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Road taxes: major differences between cantons for electric vehicles

A standard cantonal tax on vehicles was discussed at a federal level in the 1990s, but as no standard solution could be found, there are differences between cantons in how tax is calculated.

In 2007, the Swiss Association of Driver and Vehicle Licensing Authorities (asa) and cantons developed a model which can be used as a pattern variant for promoting energy-efficient motor vehicles in Switzerland. It relates to a rebate model that is independent from the existing tax assessment bases and does not require a change to them.

Tax assessment bases for the tax on vehicles, as at 2020

The following table provides information on the assessment bases used for the tax on vehicles. These can be divided into four categories: cylinder capacity, total weight, performance, CO2 and certain combinations. In most cantons, cylinder capacity (or tax horsepower) is used as the basis for calculating the tax on vehicles.

The historically determined tax system with different assessment bases that currently exists in the various cantons is not affected by the rebate system. There are no tax benefits in the cantons AG, AI, AR, LU, NE, SH, SZ and VS.

Assessment basis Cantons
Cylinder capacity or tax horsepower (12): AG, FR, GL, GR, LU, NW, OW, SH, SO, TG, VS, ZG
Total weight (7): AI, AR, BE, BL, JU, SG, UR
Total weight and performance (3): SZ, TI, VD
Total weight and cylinder capacity (1): ZH
Empty weight and CO2 emissions (1): BS
Performance (1): GE
CO2 emissions (1): NE

No CO2 emission but still more expensive

The tax comparison shows that despite a rebate system, eco-friendly cars – such as Tesla – are heavily taxed compared to traditional vehicles. The reason lies in the performance of the electric engines. These are more efficient and smaller compared with combustion engines, but they are simply able to achieve higher levels of performance. This is because electric vehicles need higher performance as they usually weigh considerably more than conventional vehicles (the batteries are a major reason for this). Today, performance is still taxed in just four cantons (GE, SZ, TI, VD). Some cantons use cylinder capacity as the assessment basis, which is also problematic. As electric vehicles have no cylinder capacity, the taxes are calculated on the basis of other factors. The cantons GR, NW and ZG take the total weight into account; the cantons LU, SH and VS, the maximum performance; and the cantons AG and FR, the “thirty-minute performance”. Ultimately, it is not relevant which form of performance is taxed. The conversion factor is the more important: e.g. in LU, the Tesla Model S 75 D is taxed like a 4.6 litre engine. A total of 18 cantons offer a bonus but this is time-limited in 12 cantons (on average, for three years after first being put on the road). The penalty, by contrast, applies without a time limit.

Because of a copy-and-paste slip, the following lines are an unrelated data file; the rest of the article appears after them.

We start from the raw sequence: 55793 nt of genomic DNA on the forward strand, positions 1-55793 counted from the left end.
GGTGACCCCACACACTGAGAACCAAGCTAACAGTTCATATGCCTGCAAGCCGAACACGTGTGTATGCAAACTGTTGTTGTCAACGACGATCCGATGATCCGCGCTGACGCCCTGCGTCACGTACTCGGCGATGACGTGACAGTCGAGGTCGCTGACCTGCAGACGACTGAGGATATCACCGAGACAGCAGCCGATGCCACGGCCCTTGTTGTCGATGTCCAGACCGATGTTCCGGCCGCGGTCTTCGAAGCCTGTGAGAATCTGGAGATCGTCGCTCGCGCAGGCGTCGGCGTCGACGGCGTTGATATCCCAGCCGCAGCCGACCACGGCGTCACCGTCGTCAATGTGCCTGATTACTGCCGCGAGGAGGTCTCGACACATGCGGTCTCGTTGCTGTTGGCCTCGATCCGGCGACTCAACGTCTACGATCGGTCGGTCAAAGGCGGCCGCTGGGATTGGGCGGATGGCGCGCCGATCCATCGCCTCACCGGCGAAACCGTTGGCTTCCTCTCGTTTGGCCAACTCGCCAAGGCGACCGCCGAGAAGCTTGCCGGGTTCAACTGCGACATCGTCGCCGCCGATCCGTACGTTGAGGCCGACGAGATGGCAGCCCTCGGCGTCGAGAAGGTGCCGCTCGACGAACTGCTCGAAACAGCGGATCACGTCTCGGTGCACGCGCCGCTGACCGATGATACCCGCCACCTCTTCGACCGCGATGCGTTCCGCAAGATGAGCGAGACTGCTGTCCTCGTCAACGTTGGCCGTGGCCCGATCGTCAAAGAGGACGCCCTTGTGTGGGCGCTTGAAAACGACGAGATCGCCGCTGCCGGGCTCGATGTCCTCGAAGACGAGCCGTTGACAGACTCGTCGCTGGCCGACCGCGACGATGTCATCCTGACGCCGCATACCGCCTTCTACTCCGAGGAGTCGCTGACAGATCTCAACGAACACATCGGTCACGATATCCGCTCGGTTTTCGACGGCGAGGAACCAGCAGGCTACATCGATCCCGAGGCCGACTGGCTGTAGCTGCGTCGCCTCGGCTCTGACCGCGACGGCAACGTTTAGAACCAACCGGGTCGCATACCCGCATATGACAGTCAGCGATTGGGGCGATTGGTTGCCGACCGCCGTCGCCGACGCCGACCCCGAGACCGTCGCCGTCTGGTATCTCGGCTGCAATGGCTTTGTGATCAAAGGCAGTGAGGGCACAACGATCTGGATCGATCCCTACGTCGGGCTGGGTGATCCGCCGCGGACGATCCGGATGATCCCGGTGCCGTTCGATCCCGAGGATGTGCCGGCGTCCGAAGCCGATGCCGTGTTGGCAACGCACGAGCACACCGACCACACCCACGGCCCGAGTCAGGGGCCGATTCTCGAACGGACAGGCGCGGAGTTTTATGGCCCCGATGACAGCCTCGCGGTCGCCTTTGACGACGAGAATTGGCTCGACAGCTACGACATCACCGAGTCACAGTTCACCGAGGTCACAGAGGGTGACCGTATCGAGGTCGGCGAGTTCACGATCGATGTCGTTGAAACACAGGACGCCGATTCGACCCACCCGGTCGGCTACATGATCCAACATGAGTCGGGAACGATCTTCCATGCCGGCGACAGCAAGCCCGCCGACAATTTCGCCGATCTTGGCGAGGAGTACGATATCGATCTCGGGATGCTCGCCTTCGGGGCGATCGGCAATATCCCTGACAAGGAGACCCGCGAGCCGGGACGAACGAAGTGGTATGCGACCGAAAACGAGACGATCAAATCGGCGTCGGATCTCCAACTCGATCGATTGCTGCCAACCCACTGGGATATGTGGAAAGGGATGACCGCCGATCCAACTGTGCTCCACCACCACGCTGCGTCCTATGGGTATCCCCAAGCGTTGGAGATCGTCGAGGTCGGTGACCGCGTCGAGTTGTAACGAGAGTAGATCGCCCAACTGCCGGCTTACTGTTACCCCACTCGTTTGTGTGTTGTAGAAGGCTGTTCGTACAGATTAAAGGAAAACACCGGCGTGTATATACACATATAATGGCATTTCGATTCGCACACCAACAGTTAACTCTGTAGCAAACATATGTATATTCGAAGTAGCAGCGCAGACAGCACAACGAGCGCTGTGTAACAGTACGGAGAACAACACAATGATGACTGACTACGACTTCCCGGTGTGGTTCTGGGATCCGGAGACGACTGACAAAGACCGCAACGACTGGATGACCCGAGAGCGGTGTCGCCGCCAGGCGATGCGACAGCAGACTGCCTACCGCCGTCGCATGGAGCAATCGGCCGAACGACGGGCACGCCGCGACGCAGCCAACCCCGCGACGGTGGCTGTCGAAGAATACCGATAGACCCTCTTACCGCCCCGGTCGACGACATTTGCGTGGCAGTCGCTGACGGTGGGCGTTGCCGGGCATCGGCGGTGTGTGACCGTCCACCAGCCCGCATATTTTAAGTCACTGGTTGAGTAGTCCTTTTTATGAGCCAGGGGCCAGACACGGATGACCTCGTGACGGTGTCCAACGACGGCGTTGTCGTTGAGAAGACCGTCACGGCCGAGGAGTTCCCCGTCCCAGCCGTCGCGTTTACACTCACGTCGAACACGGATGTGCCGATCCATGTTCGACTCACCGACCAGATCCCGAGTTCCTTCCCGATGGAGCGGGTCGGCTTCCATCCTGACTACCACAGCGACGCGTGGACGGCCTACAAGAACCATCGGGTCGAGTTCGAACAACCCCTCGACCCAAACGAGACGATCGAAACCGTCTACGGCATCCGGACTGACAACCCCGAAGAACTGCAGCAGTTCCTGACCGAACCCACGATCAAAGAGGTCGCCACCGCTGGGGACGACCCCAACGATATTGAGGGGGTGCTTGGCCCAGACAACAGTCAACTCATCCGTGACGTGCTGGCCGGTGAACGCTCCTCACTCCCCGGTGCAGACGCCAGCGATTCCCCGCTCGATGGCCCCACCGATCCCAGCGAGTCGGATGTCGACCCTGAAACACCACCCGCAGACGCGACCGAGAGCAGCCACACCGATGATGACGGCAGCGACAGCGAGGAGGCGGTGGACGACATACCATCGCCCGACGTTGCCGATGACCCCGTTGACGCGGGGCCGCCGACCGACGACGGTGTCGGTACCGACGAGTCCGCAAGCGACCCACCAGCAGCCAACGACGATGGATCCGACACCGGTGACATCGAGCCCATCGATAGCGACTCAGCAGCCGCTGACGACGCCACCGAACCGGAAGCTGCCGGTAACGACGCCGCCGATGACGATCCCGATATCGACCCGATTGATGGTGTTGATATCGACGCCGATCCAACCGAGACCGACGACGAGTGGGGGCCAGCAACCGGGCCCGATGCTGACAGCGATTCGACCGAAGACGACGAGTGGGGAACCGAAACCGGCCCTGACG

Status: December 2020

Sources and additional information:

https://www.tcs.ch/de/testberichte-ratgeber/ratgeber/umwelt-mobilitaet/motorfahrzeugsteuer.php

https://www.autoscout24.ch/de/c/d/information/verkehrsabgaben-alternative-antriebe-nach-kanton?a=27781

https://www.bfe.admin.ch/bfe/en/home/efficiency/mobility/cars/financial-benefits-for-efficient-vehicles.html

Cost comparison of past and current batteries

The prices for lithium-ion batteries are reducing every year and currently stand at 230 euros for each kilowatt hour. As a comparison: in 2007, the costs were around 1,000 euros. Nevertheless, the battery remains one of the most expensive components in electric vehicles. As the price is calculated per kilowatt hour, it is primarily the capacity that determines what electric car batteries cost manufacturers.

Source: https://www.autoscout24.de/informieren/ratgeber/e-mobilitaet/batterie/